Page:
Discipline Techniques for Young Children

Alternatives to Saying "No"

Mother trying to calm crying child
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How many times a day do you say "no?" If you're the parent of a young child, it's probably quite often. The thing about "no" is, when it's used too often the meaning can become diluted and quickly lose its effectiveness.

The good news is, saying no isn't the only discipline technique parents can use with kids. Here are some things you can do when your child isn't on their best behavior.

Option to Say "Yes"

Saying "Yes" doesn't mean you should always agree to your preschooler jumping on the bed or acquiesce to their request for another ice pop. What you can do is change the game a little bit by offering something similar to their original request.

Always offer your child choices that are acceptable to you regardless of what they decide on.

Try saying, "I don't know if jumping on the bed is such a great idea. Can you show me how high you can jump here on the floor?" or "You've already had an ice pop today. You can have another one tomorrow. Why don't you have some other snack instead?"

Say "No" Differently

Sometimes you have to say no, but if you are tired of saying that little word over and over again, there are other words you can use in its place.

Depending on the situation, "Stop!" "Hot!" "Danger!" are all acceptable substitutes for "No."

Buy Yourself Some Time

A distraction can be your greatest ally. If your child asks to go outside and play but you aren't ready for them to do so yet, redirect them with something else.

Try saying, "We'll try to go outside in a few minutes. While you wait for me to finish up the laundry, why don't you play with your trucks?"

If what your child is asking for isn't an option for you in the near future, be honest and say so. "We can't go outside today, but play with your dollhouse for now and we'll see if we can do something fun after lunch."

Choose Your Battles

"Pick your battles" is a well-known expression for a reason. In this case, think about what you are saying no to. Is it something that you can let go?

Would it be the worst thing in the world if your child wore her princess costume to the grocery store? Is it really so bad if your son plays with the pots and pans while you cook dinner?

If you want to reduce the number of times a day you say no to your child, think about what it is you are rejecting and see if there is a way to change your behavior.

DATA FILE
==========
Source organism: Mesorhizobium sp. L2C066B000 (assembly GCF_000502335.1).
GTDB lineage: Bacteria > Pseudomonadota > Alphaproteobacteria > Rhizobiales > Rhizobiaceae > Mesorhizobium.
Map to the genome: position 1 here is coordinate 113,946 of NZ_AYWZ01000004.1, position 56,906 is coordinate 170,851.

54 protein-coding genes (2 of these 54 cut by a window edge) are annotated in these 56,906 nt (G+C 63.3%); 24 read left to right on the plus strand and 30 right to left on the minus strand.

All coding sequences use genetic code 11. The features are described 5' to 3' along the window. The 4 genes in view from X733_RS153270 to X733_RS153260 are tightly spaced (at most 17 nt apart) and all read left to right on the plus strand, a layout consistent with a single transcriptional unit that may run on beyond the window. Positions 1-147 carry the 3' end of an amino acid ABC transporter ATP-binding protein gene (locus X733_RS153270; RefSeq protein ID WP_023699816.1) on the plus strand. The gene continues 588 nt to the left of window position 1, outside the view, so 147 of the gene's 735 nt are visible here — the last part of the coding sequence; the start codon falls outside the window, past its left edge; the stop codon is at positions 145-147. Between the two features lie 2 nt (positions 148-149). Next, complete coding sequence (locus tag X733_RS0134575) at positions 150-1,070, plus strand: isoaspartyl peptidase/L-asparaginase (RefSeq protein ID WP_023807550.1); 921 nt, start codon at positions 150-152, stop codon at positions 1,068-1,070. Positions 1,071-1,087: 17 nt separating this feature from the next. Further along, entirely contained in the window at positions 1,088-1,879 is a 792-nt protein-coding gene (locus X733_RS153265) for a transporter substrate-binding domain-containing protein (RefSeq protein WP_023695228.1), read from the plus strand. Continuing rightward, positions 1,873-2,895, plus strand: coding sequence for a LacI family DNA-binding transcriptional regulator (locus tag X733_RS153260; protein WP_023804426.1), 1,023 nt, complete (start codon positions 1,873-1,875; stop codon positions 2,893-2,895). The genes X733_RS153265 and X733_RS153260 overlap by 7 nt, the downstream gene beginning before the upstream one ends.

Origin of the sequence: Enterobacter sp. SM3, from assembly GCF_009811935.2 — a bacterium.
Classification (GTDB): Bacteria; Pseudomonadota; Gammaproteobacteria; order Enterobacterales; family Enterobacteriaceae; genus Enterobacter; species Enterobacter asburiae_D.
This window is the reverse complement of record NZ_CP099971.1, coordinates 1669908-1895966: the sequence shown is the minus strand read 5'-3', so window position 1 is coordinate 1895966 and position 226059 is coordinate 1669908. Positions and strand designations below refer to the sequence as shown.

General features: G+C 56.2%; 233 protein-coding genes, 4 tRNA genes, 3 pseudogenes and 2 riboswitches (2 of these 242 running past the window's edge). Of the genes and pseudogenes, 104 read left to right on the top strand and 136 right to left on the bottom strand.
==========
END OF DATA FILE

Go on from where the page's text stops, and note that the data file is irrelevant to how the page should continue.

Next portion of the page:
Make Sure You Are Consistent

If you threaten to take something away or say you aren't going to do something if they continue a certain behavior, make sure you follow through. Otherwise, you are just making an empty threat that won't mean anything to your child.

For example, if your child consistently turns on the faucet in the bathroom sink and you've told them that if they do that again, they can't watch television, carry out the punishment. If you don't, your child will learn that your threats are just that—and they'll continue to behavior undeterred.

Challenge Your Child to Get You to Say Yes

Justine Miller, a mom to twins who lives in New York, says she used to keep a daily chart of how many times she would say yes and how many times she would say no.

"I found when my kids were accountable for their behavior and saw how many times they would get in trouble for something, they became more aware of how they would act during the day. Soon I wouldn't have to say, 'No jumping on the couch!' because they would remember."

Miller said that soon enough there were more days where she was saying yes than no and everyone was much happier. Miller said she implemented a reward system. On days where "yes" was heard more frequently, she would bring her boys to the dollar store for a treat.

Know That "No" Isn't the Worst Thing to Say

Every parent has to say "no" to their child at times. When you do, be firm and don't waffle. When kids make a poor choice or need to be corrected, it's important that parents know when to say "no" and are able to enforce zero tolerance policies on unwanted behavior as well as reward them for good behavior.

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